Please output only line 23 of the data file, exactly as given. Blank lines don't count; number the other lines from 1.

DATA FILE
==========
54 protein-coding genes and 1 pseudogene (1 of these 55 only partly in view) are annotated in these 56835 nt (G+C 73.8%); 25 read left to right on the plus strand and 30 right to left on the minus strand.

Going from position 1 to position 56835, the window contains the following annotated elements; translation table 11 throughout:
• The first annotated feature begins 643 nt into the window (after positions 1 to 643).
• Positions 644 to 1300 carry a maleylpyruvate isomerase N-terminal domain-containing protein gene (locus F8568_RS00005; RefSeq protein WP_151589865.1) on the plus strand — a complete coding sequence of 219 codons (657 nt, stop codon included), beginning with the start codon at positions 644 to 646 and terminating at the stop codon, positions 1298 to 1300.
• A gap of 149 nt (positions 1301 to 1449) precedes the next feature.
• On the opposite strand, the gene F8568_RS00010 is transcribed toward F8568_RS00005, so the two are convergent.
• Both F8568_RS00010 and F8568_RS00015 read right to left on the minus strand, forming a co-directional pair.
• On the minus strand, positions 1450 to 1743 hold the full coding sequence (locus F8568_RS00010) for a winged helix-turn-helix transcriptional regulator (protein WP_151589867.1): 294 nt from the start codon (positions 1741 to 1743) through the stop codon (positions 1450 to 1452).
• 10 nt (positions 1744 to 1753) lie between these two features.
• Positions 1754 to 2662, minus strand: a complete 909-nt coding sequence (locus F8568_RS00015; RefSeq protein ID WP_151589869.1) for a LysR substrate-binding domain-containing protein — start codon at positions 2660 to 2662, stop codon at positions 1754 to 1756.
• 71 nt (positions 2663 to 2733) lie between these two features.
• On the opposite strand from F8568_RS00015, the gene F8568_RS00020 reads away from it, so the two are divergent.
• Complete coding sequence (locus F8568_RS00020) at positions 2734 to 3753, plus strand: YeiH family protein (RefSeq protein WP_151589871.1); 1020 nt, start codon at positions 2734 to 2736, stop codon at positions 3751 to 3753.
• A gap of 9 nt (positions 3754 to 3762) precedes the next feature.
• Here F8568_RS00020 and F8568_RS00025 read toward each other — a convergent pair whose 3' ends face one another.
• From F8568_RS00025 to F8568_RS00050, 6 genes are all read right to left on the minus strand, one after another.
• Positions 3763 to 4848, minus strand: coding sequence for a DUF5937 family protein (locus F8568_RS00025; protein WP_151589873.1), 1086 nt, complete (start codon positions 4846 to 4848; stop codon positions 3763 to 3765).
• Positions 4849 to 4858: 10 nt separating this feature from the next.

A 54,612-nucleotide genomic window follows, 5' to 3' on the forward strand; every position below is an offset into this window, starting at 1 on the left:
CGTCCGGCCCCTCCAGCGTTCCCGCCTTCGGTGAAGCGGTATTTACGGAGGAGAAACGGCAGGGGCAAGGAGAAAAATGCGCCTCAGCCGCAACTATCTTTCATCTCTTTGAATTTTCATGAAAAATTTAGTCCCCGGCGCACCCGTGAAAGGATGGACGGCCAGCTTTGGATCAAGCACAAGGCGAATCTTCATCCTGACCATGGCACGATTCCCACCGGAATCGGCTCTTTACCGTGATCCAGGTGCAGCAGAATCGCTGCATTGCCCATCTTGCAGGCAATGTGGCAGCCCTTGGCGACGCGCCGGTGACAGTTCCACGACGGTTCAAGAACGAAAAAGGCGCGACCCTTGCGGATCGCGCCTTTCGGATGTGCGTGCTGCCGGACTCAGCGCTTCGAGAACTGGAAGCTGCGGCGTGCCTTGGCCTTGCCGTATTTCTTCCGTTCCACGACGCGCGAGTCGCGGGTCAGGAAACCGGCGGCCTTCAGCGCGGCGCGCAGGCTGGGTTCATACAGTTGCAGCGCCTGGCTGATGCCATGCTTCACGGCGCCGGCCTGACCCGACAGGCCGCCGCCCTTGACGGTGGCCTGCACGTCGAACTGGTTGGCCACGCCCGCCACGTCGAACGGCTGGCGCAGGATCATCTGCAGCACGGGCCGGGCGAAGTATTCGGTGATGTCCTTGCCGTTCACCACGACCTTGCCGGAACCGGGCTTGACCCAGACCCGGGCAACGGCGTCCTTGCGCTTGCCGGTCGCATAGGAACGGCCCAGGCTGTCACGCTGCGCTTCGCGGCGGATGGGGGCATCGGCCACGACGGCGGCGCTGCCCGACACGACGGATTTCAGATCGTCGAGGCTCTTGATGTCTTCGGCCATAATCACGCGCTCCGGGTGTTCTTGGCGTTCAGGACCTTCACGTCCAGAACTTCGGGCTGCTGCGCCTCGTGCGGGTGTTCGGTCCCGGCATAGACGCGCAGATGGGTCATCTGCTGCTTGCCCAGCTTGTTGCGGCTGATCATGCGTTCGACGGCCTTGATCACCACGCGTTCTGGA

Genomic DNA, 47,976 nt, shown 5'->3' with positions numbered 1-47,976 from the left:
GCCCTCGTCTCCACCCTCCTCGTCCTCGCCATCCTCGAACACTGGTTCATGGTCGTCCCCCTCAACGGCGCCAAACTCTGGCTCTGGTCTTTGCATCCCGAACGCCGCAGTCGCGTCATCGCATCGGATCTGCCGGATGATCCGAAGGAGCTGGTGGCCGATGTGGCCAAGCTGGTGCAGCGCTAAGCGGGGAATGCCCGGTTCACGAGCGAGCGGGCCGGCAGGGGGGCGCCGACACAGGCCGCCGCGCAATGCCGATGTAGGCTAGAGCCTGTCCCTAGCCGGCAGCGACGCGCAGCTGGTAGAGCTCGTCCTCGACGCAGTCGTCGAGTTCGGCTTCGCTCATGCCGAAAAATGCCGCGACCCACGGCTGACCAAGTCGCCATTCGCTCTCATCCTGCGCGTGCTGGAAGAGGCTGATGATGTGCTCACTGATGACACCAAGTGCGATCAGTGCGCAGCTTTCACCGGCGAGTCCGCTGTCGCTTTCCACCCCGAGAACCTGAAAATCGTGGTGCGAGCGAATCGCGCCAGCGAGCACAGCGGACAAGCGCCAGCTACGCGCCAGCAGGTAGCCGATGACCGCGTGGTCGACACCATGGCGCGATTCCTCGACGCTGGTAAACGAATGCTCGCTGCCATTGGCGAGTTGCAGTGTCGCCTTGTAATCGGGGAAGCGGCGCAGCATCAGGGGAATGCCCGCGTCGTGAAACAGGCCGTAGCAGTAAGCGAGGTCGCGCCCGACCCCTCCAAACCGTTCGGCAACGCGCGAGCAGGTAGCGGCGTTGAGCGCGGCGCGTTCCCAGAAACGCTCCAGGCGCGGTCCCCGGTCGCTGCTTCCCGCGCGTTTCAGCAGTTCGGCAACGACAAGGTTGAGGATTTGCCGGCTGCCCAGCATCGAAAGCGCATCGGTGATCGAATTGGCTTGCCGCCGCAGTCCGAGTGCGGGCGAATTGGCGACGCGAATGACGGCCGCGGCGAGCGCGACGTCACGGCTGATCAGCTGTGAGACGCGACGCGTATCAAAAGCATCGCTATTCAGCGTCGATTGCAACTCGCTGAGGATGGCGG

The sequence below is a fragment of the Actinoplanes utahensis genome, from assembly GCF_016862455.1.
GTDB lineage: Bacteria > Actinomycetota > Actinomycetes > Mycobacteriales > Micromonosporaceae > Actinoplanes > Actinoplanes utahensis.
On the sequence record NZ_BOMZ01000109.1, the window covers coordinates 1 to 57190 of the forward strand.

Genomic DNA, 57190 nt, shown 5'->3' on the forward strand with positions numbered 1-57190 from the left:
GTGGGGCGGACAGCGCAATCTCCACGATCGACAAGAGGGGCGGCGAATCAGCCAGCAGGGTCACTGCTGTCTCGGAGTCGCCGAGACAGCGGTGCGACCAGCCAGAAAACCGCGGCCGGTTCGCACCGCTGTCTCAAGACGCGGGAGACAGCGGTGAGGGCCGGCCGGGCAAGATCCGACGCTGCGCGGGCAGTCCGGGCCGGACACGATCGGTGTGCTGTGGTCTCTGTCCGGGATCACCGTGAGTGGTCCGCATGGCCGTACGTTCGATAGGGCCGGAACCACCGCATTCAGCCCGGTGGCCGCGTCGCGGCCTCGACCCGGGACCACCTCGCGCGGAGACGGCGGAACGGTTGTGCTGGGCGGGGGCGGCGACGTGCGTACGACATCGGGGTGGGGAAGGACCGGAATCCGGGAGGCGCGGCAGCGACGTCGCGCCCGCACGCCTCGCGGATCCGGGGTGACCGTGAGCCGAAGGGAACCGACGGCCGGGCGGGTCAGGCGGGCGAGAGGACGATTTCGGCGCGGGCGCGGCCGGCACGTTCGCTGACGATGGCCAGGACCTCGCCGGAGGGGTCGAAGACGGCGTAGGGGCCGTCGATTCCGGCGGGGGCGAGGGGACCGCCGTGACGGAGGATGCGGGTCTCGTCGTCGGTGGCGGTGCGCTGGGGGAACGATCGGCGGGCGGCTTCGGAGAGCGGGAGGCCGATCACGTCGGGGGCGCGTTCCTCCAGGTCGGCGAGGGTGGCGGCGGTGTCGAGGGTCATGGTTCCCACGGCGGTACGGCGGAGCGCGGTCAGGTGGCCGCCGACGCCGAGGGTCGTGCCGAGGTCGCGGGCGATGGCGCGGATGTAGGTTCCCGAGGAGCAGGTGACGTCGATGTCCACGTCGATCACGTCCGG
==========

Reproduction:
The sequence below is a fragment of the Actinoplanes utahensis genome, from assembly GCF_016862455.1.